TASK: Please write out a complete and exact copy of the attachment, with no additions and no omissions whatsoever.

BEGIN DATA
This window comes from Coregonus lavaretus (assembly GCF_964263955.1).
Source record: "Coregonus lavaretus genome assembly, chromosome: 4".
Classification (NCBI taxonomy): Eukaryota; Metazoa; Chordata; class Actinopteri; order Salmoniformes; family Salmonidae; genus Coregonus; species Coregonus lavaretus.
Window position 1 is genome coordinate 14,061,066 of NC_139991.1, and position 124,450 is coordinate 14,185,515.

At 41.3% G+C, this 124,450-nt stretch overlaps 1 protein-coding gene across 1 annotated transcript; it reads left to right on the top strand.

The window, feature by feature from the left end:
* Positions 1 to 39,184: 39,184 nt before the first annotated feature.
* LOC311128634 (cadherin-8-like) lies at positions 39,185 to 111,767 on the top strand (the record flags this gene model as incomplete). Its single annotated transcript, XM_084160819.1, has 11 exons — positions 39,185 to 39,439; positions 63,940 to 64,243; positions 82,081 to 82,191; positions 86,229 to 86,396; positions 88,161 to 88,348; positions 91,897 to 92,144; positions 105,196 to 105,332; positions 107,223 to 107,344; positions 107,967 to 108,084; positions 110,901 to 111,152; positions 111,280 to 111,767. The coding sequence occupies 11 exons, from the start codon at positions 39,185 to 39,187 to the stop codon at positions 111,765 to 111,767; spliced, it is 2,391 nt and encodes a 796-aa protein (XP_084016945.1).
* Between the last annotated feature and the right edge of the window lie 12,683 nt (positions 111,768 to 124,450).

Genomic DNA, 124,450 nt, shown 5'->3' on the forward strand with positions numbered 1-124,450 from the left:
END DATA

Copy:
This window comes from Coregonus lavaretus (assembly GCF_964263955.1).
Source record: "Coregonus lavaretus genome assembly, chromosome: 4".
Classification (NCBI taxonomy): Eukaryota; Metazoa; Chordata; class Actinopteri; order Salmoniformes; family Salmonidae; genus Coregonus; species Coregonus lavaretus.
Window position 1 is genome coordinate 14,061,066 of NC_139991.1, and position 124,450 is coordinate 14,185,515.

At 41.3% G+C, this 124,450-nt stretch overlaps 1 protein-coding gene across 1 annotated transcript; it reads left to right on the top strand.

The window, feature by feature from the left end:
* Positions 1 to 39,184: 39,184 nt before the first annotated feature.
* LOC311128634 (cadherin-8-like) lies at positions 39,185 to 111,767 on the top strand (the record flags this gene model as incomplete). Its single annotated transcript, XM_084160819.1, has 11 exons — positions 39,185 to 39,439; positions 63,940 to 64,243; positions 82,081 to 82,191; positions 86,229 to 86,396; positions 88,161 to 88,348; positions 91,897 to 92,144; positions 105,196 to 105,332; positions 107,223 to 107,344; positions 107,967 to 108,084; positions 110,901 to 111,152; positions 111,280 to 111,767. The coding sequence occupies 11 exons, from the start codon at positions 39,185 to 39,187 to the stop codon at positions 111,765 to 111,767; spliced, it is 2,391 nt and encodes a 796-aa protein (XP_084016945.1).
* Between the last annotated feature and the right edge of the window lie 12,683 nt (positions 111,768 to 124,450).

Genomic DNA, 124,450 nt, shown 5'->3' on the forward strand with positions numbered 1-124,450 from the left: